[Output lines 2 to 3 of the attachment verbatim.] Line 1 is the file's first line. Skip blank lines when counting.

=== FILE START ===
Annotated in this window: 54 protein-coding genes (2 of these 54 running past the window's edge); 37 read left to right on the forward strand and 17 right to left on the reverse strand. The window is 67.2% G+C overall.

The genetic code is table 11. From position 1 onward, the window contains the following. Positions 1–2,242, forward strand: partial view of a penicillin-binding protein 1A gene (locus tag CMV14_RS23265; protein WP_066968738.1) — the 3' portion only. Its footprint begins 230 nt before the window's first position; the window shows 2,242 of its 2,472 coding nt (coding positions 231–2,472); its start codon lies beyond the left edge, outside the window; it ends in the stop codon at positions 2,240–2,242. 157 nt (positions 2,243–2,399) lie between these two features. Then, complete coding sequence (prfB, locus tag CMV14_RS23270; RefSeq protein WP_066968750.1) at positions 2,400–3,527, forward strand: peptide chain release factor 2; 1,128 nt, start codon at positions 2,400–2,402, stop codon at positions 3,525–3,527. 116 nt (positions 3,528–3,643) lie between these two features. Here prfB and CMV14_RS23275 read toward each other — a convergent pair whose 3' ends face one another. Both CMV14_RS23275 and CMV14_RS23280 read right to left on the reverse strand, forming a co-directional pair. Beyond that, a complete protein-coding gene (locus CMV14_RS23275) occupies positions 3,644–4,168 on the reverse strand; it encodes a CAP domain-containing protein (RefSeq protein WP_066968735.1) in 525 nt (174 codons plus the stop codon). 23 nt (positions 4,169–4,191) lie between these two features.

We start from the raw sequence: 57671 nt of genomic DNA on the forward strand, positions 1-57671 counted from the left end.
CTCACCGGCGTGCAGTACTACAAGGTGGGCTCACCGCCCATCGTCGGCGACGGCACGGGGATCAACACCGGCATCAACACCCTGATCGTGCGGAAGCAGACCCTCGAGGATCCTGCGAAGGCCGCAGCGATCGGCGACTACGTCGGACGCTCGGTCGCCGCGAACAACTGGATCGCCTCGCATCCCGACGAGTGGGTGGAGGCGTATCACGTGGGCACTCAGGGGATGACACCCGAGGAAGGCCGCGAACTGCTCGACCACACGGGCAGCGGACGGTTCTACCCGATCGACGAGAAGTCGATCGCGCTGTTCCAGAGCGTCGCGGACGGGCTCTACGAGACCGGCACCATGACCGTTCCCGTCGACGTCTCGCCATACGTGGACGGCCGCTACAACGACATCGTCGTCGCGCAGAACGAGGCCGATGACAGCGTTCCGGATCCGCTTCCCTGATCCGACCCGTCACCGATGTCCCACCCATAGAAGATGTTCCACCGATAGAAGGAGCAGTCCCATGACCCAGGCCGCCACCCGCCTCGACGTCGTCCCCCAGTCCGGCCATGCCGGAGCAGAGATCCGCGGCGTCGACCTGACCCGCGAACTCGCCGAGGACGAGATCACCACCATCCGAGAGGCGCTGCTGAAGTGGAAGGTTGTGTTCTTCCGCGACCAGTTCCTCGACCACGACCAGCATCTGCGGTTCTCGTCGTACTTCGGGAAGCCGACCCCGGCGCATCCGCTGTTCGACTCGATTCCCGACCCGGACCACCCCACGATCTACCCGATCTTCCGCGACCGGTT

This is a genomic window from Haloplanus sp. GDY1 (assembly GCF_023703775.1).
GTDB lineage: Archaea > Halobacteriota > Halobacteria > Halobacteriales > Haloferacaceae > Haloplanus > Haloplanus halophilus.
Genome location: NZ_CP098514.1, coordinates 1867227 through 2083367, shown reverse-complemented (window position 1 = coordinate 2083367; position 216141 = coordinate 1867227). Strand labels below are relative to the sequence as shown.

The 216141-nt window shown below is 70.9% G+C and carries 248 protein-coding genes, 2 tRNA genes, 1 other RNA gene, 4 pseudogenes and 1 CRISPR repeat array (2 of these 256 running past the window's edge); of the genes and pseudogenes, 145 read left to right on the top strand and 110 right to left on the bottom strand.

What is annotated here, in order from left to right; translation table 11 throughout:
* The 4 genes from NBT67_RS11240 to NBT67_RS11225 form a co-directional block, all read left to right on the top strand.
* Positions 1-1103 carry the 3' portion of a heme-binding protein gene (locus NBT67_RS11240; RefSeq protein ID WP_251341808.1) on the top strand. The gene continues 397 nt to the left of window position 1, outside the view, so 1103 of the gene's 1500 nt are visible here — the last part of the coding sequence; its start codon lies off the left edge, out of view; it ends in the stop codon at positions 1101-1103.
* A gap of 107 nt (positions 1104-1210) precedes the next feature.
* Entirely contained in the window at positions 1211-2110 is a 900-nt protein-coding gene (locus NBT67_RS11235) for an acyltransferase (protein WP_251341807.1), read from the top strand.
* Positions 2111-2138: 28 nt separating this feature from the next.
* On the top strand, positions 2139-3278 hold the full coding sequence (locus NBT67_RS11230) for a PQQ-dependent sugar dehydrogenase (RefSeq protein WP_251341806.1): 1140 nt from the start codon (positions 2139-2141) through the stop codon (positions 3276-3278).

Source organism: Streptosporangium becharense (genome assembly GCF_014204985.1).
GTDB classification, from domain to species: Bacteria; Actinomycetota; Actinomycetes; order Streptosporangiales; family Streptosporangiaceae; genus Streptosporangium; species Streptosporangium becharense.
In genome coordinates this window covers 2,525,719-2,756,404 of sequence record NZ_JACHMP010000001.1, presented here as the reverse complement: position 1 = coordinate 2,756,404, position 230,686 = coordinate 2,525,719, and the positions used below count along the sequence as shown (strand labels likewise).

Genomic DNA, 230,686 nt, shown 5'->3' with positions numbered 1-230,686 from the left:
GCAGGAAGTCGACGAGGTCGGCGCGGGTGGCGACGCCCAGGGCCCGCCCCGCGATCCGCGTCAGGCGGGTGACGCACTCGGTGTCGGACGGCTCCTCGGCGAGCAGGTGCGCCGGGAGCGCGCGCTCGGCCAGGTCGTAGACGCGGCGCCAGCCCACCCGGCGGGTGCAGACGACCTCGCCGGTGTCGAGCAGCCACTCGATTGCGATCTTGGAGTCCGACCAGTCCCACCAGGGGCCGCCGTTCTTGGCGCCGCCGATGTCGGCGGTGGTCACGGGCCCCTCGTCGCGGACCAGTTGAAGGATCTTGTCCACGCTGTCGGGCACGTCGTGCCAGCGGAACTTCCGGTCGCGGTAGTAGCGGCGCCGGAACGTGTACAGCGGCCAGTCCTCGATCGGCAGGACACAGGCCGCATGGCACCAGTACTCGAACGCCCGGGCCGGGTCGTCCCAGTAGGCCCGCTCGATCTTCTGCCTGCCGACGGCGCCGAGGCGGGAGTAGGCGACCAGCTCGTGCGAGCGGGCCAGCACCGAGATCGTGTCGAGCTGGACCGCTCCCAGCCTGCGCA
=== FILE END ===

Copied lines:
The genetic code is table 11. From position 1 onward, the window contains the following. Positions 1–2,242, forward strand: partial view of a penicillin-binding protein 1A gene (locus tag CMV14_RS23265; protein WP_066968738.1) — the 3' portion only. Its footprint begins 230 nt before the window's first position; the window shows 2,242 of its 2,472 coding nt (coding positions 231–2,472); its start codon lies beyond the left edge, outside the window; it ends in the stop codon at positions 2,240–2,242. 157 nt (positions 2,243–2,399) lie between these two features. Then, complete coding sequence (prfB, locus tag CMV14_RS23270; RefSeq protein WP_066968750.1) at positions 2,400–3,527, forward strand: peptide chain release factor 2; 1,128 nt, start codon at positions 2,400–2,402, stop codon at positions 3,525–3,527. 116 nt (positions 3,528–3,643) lie between these two features. Here prfB and CMV14_RS23275 read toward each other — a convergent pair whose 3' ends face one another. Both CMV14_RS23275 and CMV14_RS23280 read right to left on the reverse strand, forming a co-directional pair. Beyond that, a complete protein-coding gene (locus CMV14_RS23275) occupies positions 3,644–4,168 on the reverse strand; it encodes a CAP domain-containing protein (RefSeq protein WP_066968735.1) in 525 nt (174 codons plus the stop codon). 23 nt (positions 4,169–4,191) lie between these two features.

We start from the raw sequence: 57671 nt of genomic DNA on the forward strand, positions 1-57671 counted from the left end.